Secondary victim claims for psychiatric injury present claimants with a particular set of difficulties, namely the control mechanisms laid out in the case of Alcock v Chief Constable of South Yorkshire Police (which followed the Hillsborough stadium disaster). In order to succeed, a secondary victim must prove that he or she: (1) witnessed a shocking or horrifying event (or its immediate aftermath), (2) suffered a recognised psychiatric injury, (3) had a close tie of love and affection with the primary victim of the event, (4) witnessed the event directly and (5) was sufficiently “proximate” to the event in both time and space.
This blog looks in brief at three cases in which the Supreme Court has decided on applications for permission to appeal. One concerns reinsurance recoveries following mesothelioma claims, another the alleged misuse of personal data by Google and the third deals with liability for uninsured off road driving.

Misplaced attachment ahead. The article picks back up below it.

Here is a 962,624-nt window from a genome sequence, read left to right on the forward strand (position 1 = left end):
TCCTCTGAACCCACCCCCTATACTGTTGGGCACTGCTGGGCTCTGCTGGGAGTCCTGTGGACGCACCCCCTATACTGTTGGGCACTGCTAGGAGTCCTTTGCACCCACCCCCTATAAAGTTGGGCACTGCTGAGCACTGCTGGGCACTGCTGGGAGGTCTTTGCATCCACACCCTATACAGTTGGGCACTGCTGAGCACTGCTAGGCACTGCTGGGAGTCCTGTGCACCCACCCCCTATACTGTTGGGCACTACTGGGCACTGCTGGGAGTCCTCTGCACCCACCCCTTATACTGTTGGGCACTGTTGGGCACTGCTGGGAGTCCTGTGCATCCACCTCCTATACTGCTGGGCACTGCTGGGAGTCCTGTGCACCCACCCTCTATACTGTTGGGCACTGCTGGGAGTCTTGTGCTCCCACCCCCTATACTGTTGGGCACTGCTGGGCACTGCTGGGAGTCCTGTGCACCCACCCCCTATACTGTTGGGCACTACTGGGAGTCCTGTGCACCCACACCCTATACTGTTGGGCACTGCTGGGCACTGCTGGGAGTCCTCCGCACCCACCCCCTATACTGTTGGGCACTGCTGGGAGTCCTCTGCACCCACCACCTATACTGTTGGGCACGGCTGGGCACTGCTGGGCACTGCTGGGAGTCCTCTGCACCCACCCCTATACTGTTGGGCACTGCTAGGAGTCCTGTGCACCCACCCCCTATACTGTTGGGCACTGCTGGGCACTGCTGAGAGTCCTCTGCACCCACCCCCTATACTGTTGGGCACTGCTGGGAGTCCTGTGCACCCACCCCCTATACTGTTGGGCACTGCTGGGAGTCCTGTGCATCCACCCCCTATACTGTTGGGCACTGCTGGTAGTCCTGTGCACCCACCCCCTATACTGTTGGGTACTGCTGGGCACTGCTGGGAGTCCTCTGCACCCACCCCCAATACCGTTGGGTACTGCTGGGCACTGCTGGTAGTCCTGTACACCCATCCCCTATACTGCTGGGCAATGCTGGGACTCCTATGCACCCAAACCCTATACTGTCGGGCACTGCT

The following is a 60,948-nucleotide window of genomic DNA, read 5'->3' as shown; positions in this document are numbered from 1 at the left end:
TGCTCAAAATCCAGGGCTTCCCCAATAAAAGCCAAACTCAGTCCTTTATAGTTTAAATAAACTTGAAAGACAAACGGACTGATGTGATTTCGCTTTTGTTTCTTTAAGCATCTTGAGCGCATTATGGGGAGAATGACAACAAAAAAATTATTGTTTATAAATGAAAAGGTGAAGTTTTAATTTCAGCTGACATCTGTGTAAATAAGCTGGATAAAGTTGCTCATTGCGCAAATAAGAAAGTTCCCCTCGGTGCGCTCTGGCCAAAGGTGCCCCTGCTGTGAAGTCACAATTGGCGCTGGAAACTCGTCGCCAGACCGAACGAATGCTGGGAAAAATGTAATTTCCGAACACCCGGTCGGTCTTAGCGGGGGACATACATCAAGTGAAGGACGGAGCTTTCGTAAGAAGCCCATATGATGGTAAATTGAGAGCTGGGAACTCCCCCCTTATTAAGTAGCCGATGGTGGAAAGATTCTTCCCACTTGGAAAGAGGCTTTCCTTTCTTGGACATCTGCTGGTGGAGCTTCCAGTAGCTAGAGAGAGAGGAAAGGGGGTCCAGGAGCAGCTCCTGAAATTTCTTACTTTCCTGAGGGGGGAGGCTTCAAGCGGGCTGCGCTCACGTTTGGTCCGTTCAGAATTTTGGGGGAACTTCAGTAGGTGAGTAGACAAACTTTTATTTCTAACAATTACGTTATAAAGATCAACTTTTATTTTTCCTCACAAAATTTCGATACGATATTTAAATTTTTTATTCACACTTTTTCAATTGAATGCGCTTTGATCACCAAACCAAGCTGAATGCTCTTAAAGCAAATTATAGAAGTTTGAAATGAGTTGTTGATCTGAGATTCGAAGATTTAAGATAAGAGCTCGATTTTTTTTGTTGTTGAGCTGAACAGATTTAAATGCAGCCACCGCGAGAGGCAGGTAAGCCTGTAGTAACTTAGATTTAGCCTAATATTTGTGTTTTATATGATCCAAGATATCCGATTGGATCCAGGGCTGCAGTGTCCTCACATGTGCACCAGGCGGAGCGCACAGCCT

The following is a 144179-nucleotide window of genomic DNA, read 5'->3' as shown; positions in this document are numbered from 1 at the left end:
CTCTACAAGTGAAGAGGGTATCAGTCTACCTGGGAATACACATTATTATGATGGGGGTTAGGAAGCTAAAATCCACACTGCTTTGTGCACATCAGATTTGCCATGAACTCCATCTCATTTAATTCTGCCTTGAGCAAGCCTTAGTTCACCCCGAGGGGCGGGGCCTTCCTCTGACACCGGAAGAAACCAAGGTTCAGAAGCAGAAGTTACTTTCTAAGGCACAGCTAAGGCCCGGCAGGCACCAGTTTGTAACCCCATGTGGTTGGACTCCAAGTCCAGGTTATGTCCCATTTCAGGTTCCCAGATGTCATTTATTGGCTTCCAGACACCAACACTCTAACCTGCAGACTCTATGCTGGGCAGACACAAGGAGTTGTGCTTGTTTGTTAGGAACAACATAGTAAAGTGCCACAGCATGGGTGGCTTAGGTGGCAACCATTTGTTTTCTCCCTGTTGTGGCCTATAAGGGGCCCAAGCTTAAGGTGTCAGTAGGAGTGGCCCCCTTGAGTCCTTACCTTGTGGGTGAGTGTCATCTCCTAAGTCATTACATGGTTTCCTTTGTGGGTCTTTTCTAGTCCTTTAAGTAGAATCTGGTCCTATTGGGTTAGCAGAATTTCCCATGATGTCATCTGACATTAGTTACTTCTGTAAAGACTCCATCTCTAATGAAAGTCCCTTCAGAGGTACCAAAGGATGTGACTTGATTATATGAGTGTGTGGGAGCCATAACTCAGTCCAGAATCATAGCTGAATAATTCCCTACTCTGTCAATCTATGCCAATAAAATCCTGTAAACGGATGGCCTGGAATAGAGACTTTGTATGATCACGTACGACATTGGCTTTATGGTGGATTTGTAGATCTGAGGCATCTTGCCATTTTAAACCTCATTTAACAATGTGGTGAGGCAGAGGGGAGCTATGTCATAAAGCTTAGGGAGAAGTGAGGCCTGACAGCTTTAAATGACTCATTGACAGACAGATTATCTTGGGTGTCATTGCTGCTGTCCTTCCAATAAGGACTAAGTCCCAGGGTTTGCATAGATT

As widely anticipated, the government has set out the changes which will allow for e-scooter trials. They are to be classified as motor vehicles and certain regulations will be relaxed for the trials, but not the need for compulsory motor insurance. The permission for road use will be for authorised hire schemes only and it appears that the insurance arrangements will, in effect, be at fleet level rather than by way of individual policies. Privately bought and owned e-scooters will remain illegal for road use for the time being.